Pros: does indeed look like the character in the film
Cons: overshadowed by the rest of the line
"All this trouble for a comb?"
Two master warriors, Li Mu Bai and Yu Shu Lien, face their greatest challenge when the legendary Green Destiny sword is stolen. Jen Yu, a young aristocrat prepares for marriage but reveals a secret past with Lo and her superior fighting skills. As each warrior battles for justice, they discover their worst enemy and face their inescapable destiny.
Art Asylum did a great job with their Crouching Tiger, Hidden Dragon line. They're well-designed, highly poseable, and actually hold up to a decent level of play. However, not every figure was a homerun.
Wild desert bandit Lo is certainly not the high point of this series. While his sculpt is on par with his compatriots, he's been cast in a dramatic pose which highly limits his articulation: his large, baggy pants are molded from a solid piece of plastic, giving him movement only at the ankles and waist; his arms fare better, but in order to properly support his large molded cape, there are really very few usable positions. His shirt sleeves are made from soft pvc, so they'll move and flex depending on how you pose him.
I don't think Lo was a complete waste of my money, though--the base is really well done. Simulating a blasted desert cliff, the base allows Lo to look down upon your other figures and command his raiding parties from on high. The ground really does look like sandy rock, and there's even a but of brush growing out from between the cracks. In order to save room in the packaging (which, while being the same for all the figures, is quite nice graphically designed and does a good job of showcasing the figure within for the MOC crowd), the base is molded in two separate pieces. Once assembled, the base is hollow, and I use that space to store all the extra hands and whatnot that came with the other figures.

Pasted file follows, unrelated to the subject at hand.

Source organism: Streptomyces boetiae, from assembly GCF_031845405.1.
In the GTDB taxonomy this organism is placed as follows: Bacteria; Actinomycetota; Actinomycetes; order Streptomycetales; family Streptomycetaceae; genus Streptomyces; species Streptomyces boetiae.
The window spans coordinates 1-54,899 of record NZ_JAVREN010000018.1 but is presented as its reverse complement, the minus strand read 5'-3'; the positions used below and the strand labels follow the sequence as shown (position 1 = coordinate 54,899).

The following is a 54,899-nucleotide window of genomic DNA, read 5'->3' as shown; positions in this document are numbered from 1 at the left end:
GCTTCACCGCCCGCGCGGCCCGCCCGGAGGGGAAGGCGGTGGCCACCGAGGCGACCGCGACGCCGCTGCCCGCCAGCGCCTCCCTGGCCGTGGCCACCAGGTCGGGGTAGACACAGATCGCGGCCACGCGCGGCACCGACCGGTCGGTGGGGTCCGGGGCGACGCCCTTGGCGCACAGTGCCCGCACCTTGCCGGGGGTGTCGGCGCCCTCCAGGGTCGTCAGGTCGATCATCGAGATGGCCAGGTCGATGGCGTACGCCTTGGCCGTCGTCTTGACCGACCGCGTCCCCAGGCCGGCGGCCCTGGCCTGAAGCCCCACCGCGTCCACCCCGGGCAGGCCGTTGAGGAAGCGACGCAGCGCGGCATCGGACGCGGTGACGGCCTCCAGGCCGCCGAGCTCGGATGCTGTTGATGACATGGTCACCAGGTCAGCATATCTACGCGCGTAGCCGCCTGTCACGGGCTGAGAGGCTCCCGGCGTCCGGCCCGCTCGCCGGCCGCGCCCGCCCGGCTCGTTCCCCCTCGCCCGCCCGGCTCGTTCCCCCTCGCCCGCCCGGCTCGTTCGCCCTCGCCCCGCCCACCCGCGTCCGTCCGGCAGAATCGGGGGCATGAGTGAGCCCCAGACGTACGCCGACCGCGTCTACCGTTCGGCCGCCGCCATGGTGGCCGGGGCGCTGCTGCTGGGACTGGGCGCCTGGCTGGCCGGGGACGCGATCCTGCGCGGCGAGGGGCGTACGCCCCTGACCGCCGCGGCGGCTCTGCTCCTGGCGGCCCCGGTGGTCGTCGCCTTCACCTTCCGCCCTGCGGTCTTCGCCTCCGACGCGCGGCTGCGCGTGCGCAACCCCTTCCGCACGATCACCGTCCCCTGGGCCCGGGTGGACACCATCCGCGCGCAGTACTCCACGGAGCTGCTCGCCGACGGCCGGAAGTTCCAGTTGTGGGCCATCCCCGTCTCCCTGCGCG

Above the waist, Lo is great--he moves at the shoulders, elbows, wrists and neck. His shirt and necklaces are highly detailed, his hair is being blown by the wind, and his mouth hangs open in a yell. Everything is well sculpted, as one would expect from Art Asylum. If not for the giant, solid legs, this figure would have been another great find. Lo may only have one real pose, but he looks damn good in it.
In my review of the Lord of the Rings Arwen figure (http://www.epinions.com/content_52842892932), I lamented the fact that she didn't come with a sword. Fortunately, Lo does. He brandishes a wicked-looking scimitar, which happily can double for that missing blade. Taking his sword away is no great loss--if you want to get the weapon into his hand, you'll have to cut apart his thumb and forefinger.
I think I got my money's worth from the base and accessory, even if the figure didn't live up to my expectations. I'd only recommend this as a purchase if you think you'll find the same alternate uses I did (and even then, wait for a clearance sale), or if you feel you simply must have the entire line. Otherwise, leave him in the desert.